Dilated cardiomyopathy belongs to group of cardiomyopathies. These diseases affect the heart muscle and their etiology is often unknown. The treatment is difficult and mostly only symptomatic and the complications can be fatal.
Dilated cardiomyopathy often occurs in young adults, men are more often affected than women. It is more frequent in alcoholics as the alcohol is toxic for the heart muscle, but that is not always the rule. Dilated cardiomyopathy was also reported after some heart viral infections (infectious myocarditis).
Cardiac tissue in dilated cardiomyopathy loses the ability to properly work as a pump. Heart muscle dilates and is unable to fully contract. The condition manifests as a heart failure of various severity (shortness of breath, pulmonary edema, swelling of the lower extremities, etc.). For more information see the article dedicated to the heart failure. Affected heart muscle may cause more frequent occurrence of arrhythmias. Some of them, such as atrial fibrillation, are quite harmless but the other may be severely dangerous (such as ventricular tachycardia transitioned into lethal ventricular fibrillation).
If we confirm a heart failure in a young person, we should always think about the possibility of dilated cardiomyopathy. The ECG may show some conduction abnormalities of the heart muscle but the finding is usually unspecific. Echocardiography is a very important testing method that confirms decreased contracting ability and excessive dilation of cardiac ventricles. Coronary angiography is important to distinguish between dilated cardiomyopathy and heart ischemic disease. Narrowing of the coronary arteries is evidence of the ischemic disease and vice versa. Heart muscle biopsy may be another step of the examination. In this examination the physician uses a fine needle to get a small tissue sample that can be examined histologically to confirm changes typical for myocarditis.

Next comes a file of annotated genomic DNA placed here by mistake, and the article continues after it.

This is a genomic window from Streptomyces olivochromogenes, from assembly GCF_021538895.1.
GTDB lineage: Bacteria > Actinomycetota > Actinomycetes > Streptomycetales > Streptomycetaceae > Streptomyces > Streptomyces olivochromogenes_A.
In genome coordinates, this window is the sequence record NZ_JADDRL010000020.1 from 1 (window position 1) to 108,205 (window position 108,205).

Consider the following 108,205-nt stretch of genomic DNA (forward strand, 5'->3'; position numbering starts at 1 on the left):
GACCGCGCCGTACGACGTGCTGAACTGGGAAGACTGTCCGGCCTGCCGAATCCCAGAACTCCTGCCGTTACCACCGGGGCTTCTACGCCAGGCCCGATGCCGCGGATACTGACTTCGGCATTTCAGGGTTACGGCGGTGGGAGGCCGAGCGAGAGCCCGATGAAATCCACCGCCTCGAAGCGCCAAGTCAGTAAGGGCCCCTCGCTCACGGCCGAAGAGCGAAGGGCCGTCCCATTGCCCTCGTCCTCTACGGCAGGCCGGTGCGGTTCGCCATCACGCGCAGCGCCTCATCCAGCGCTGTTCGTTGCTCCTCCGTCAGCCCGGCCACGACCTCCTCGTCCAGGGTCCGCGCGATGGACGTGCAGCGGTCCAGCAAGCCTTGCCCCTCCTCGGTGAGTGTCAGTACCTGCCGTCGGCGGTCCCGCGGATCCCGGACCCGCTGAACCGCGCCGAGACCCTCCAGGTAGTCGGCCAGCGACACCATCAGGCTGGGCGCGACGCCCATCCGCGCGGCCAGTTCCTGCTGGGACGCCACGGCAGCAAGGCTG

Note: A question about the alcohol consumption should be a part of the diagnostic process.
The prevention options are very limited. It is advisable not to drink alcohol regularly in bigger doses but it is practically impossible to influence the other causative factors.
The disease itself is untreatable. The therapy focuses on symptomatic treatment of the heart failure and other complications. The pharmacologic approach is usually given the priority with administration of diuretics (drugs decreasing the volume load by increasing urination), ACE-inhibitors (antihypertensive drugs protecting the heart muscle) and beta-blockers (drug relieving the heart and protecting from rhythm disorders).
When a serious arrhythmia occurs, the doctors may indicate the patient for an ICD implantation. The ICD (Implantable Cardioverter Defibrillator) is a device resembling a pacemaker that is implanted under the skin of the chest. The ICD monitors the rhythm of the patient and in case of a serous arrhythmia in emits an electric shock to restore the normal rhythm.
If there is a serious heart dysfunction that does not respond to pharmacotherapy, heart transplantation is the method of choice. However, it is a difficult procedure burdened with many possible complications.